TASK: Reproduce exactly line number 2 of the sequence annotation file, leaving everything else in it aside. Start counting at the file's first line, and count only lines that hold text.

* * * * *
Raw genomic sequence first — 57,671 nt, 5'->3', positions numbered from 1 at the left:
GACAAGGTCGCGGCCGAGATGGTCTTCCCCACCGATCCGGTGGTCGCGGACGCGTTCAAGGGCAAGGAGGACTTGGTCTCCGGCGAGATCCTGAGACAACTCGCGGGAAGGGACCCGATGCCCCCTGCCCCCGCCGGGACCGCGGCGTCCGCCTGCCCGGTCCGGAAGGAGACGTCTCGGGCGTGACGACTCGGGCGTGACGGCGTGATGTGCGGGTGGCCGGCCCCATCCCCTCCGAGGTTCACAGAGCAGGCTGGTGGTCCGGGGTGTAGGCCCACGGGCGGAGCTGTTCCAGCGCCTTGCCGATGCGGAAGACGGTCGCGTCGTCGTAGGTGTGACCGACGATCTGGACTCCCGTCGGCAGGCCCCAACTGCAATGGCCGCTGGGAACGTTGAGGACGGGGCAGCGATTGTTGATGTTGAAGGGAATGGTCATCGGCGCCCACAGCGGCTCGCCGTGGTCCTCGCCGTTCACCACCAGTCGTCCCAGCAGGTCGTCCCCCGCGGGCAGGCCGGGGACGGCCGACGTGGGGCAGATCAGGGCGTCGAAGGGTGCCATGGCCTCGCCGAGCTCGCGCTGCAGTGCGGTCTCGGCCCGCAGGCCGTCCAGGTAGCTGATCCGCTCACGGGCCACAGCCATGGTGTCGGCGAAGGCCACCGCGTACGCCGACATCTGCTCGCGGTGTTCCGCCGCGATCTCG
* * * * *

GACAAGGTCGCGGCCGAGATGGTCTTCCCCACCGATCCGGTGGTCGCGGACGCGTTCAAGGGCAAGGAGGACTTGGTCTCCGGCGAGATCCTGAGACAACTCGCGGGAAGGGACCCGATGCCCCCTGCCCCCGCCGGGACCGCGGCGTCCGCCTGCCCGGTCCGGAAGGAGACGTCTCGGGCGTGACGACTCGGGCGTGACGGCGTGATGTGCGGGTGGCCGGCCCCATCCCCTCCGAGGTTCACAGAGCAGGCTGGTGGTCCGGGGTGTAGGCCCACGGGCGGAGCTGTTCCAGCGCCTTGCCGATGCGGAAGACGGTCGCGTCGTCGTAGGTGTGACCGACGATCTGGACTCCCGTCGGCAGGCCCCAACTGCAATGGCCGCTGGGAACGTTGAGGACGGGGCAGCGATTGTTGATGTTGAAGGGAATGGTCATCGGCGCCCACAGCGGCTCGCCGTGGTCCTCGCCGTTCACCACCAGTCGTCCCAGCAGGTCGTCCCCCGCGGGCAGGCCGGGGACGGCCGACGTGGGGCAGATCAGGGCGTCGAAGGGTGCCATGGCCTCGCCGAGCTCGCGCTGCAGTGCGGTCTCGGCCCGCAGGCCGTCCAGGTAGCTGATCCGCTCACGGGCCACAGCCATGGTGTCGGCGAAGGCCACCGCGTACGCCGACATCTGCTCGCGGTGTTCCGCCGCGATCTCG